I moved here after I retired, so I have had the time to pay attention to one of my favorite social sciences, public policy. Believe me when I say that our Idaho politicians are approachable. In my 12 years in residence, I have seen improvement in the public internet presence of our agencies. They record all city council meetings so that you can see them even if you don’t have the time to attend in person. Minutes of commissions and committees are posted on line. You can find Facebook pages and twitter accounts. If you prefer, you can make appointments. If you have a question, it isn’t as hard as it was in earlier times to find the answer. There are laws which enhance your ability to request answers, and our attorney general has made it a priority to enforce these sunshine laws.

If you are a person who has a negative image of a community organizer as someone who does nothing but organize violent public protest or yell epithets in public meetings, please do a rethink. Community organizers empower people in a community to get the things they dream about done. When you aren’t sure how to organize your neighbors to improve a park, an organizer has the skills. If you have organizational skills, listen to people who have dreams for the place where they live. Help them to bring them to fruition.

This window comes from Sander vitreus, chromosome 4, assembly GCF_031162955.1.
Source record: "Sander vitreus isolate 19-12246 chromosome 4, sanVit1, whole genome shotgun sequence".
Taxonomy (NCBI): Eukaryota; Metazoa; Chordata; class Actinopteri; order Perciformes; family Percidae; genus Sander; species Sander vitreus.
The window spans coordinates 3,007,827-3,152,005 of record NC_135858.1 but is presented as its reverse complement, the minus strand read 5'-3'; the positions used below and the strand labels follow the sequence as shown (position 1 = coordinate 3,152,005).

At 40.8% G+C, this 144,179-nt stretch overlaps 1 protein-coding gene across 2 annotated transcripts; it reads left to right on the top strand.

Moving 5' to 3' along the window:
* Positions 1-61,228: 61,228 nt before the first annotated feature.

The guy in Toronto did a good thing, and he received overwhelming support for his effort. His problem with the city? Their liability if someone was injured. He felt that he had the skills to build the stairs, and Toronto is a huge city. He thought it would be just as effective to do it on his own. Fortunately, we live in a place where it’s easier to get guidance and approval for individual or group action.